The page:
Every year, the team at people2people from our offices around Australia get together to discuss what tactics we should be using to achieve the company strategy. This year, one of the interesting conversations was around how recruitment agencies, including people2people, present the resumes of the talent we represent. In the twenty years in which I have been in the recruitment industry, the way in which you present candidate resumes has changed remarkably. In the early 1990s, all of the resumes that I was presenting to clients were retyped and printed.
They were couriered to clients and presented in person. If you were a recruiter providing temporary staff, you would present the candidate's details over the phone. It was highly unusual to require a CV when filling a temporary assignment.
Over time, the fax machine meant that resumes were more commonly faxed, particularly for temp roles. During my time in London in the mid 1990s, a fellow antipodean was hired on a temp basis simply to send faxes of resumes the consultants had prepared. Faxing resumes led directly to the idea of a resume race, and recruitment agencies battling to have their candidate's CV in front of the client first. Interestingly, during my time in London, the resumes were not retyped; only a cover sheet was prepared, with a profile of the candidate and why they were right for the role.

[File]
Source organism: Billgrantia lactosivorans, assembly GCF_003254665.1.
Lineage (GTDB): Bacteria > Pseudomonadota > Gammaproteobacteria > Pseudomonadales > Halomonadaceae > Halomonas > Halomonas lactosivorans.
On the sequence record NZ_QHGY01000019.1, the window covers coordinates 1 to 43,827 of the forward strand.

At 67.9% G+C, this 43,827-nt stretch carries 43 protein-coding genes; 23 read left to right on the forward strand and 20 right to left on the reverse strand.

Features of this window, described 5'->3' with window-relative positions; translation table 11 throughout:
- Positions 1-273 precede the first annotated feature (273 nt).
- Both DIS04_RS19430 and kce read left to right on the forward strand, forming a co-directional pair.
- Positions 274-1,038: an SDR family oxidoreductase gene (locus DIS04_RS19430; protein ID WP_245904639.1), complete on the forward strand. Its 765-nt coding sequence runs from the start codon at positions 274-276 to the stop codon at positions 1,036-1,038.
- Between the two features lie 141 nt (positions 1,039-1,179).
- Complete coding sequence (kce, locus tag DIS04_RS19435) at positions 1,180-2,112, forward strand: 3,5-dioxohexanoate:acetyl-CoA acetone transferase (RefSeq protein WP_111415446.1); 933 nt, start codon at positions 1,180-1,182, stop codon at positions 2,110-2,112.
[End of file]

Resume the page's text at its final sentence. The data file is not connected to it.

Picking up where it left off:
After the fax, email was the new disrupter. By the late 1990s, clients were no longer expecting to have shortlists presented in person. Instead, the shortlist was emailed, and, over time, even the concept of a 'shortlist' was replaced with sending the resumes of candidates intermittently as and when they were sourced, rather than sending them with three other candidates concurrently. Technology and the ability to outsource the reformatting of resumes once again disrupted the recruitment process, and many agencies transitioned to a model where resumes were reformatted before they were sent to a client. At people2people, we opened our doors in 2005 and at first we provided a cover sheet and profile with the candidate's CV.
With new technology, we decided, in about 2007, to reformat our resumes. Now in 2015, we are considering once again to return to a cover sheet and the original CV. Many of our clients are now requesting original CVs, as it reveals a lot about the skills and personality of the candidate. Consultants are keen to improve the speed of response to clients and are considering only providing a cover sheet. Social media, particularly LinkedIn, has changed the expectations of which candidate details the clients wish to see.
What are your thoughts? If you were hiring staff, what would you like to see: a consistent format which makes it easier to compare each candidate or the original resume?